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Life Lessons on the Art of Giving

privitera family funds st. thomas more statue

St. Thomas More StatueFrancis “Frank” Privitera ’56 has a favorite saying: “You make a living by what you get. You make a life by what you give.”

In the spirit of giving, the Privitera family is funding a sculpture of St. Thomas More that will be installed on the BC Law campus.

The commissioning of the statue by Bolivian-born sculptor Pablo Eduardo, who lives in Gloucester, is the most recent example of the Privitera family’s commitment to the Law School, which already benefits from the Francis D. Privitera Scholarship Fund and the Francis D. Privitera Commencement Award. The statue will bear the name of Privitera and his two sons, Francis D. Privitera Jr. ’95 and Philip Privitera ’95.

Privitera and his wife Jean have supported other artistic projects in the course of a long philanthropic career. They commissioned a bronze statue of Dante that stands outside the Dante Alighieri Cultural Society in Cambridge. In 1995, Bernard Cardinal Law unveiled the couple’s gift to the Sacred Heart Church in Boston’s North End, a six-foot-high bronze relief dedicated to Bishop John Baptist Scalabrini, who sent the first Italian missionaries to America in the 1870s to care for Italian immigrants.

If the Scalabrini commission was a tribute to Privitera’s roots in the Sicilian immigrant community in Boston’s West End, the St. Thomas More project is testimony to the ideals and ethics that BC Law has instilled in two generations of his family. BC Law, said Philip Privitera in a recent interview, reinforced his family’s tradition of responsibility to community, “responsibility to do something other than just make money with the practice of law.”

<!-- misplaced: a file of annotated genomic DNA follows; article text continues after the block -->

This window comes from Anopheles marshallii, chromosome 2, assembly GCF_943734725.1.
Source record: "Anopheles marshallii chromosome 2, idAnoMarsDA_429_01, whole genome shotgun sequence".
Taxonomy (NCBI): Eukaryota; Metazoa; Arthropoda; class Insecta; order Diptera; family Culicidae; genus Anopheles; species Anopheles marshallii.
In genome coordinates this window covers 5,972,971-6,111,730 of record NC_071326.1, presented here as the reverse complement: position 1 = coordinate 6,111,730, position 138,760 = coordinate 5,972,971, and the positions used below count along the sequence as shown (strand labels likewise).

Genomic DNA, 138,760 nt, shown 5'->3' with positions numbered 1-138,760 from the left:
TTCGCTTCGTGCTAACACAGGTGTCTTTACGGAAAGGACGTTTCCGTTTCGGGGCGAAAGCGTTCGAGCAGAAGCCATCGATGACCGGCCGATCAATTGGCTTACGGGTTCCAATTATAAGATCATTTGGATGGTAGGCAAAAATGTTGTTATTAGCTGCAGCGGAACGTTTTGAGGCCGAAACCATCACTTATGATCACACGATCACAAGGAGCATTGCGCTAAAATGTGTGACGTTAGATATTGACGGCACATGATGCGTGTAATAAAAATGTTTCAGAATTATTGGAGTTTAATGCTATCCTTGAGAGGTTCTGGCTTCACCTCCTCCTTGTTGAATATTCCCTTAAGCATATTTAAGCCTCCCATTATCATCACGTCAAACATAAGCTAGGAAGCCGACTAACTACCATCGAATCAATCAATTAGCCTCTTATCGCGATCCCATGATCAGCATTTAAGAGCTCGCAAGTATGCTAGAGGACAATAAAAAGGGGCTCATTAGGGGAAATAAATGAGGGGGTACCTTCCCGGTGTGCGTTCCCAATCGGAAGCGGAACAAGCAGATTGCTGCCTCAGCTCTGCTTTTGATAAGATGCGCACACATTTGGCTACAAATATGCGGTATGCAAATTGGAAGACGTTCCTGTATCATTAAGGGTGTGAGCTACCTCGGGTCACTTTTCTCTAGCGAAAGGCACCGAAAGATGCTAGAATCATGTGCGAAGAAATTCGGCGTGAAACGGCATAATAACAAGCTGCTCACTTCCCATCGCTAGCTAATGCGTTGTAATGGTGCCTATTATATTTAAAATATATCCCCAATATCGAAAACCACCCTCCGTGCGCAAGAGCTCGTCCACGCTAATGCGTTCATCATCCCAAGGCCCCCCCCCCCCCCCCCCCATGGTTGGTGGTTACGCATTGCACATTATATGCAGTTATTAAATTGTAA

As a child growing up in Boston’s West End, Frank Privitera learned more about making ends meet by shining shoes and delivering newspapers, than about making money and practicing law. “I didn’t even know what a lawyer was,” said Privitera, sitting in his Somerville office surrounded by trophies and awards accumulated during half a century of legal practice, commercial ventures in real estate and computers, and philanthropy.

“Where I came from, when you reached sixteen or seventeen, you went to work,” Privitera said. His father had a fishing boat and expected his sons to work with him. Frank was the first member of his family to graduate high school, and it was only with extreme reluctance that his father, who had no formal schooling, was persuaded by a family friend and the local undertaker Joseph Russo, to let him attend Northeastern University. On the way to school the first day, Russo gave Frank a ride in his undertaker’s limo, one of the few cars in the neighborhood. “You’re going to hear a lot of name calling,” Russo warned. “There aren’t too many kids at school with vowels at the end of their names.”

Privitera vowed that his own three children would grow up in an environment here everybody goes to college, but at the same time, he wanted them to develop the toughness and self-reliance that he had learned as a streetwise shoeshine boy. So although Philip lived in Arlington and went to Belmont Hill School, “that didn’t prevent my father from asking me to paint dumpsters and renovate apartments and do tile jobs,” Philip said.

Another lesson that Privitera wanted to pass on was something he had learned from his own father: the importance of generosity. His eyes still fill with tears when he remembers one Thanksgiving during the Depression, when his father went out to buy a turkey. He came home empty-handed, having given it away to another family. “They needed it more,” he told his wife. And although his own experience of getting and giving was very different from that of his son and grandsons, surely the elder Privitera would approve of the moment when Pablo Eduardo’s sculpture is unveiled.

—Jane Whitehead



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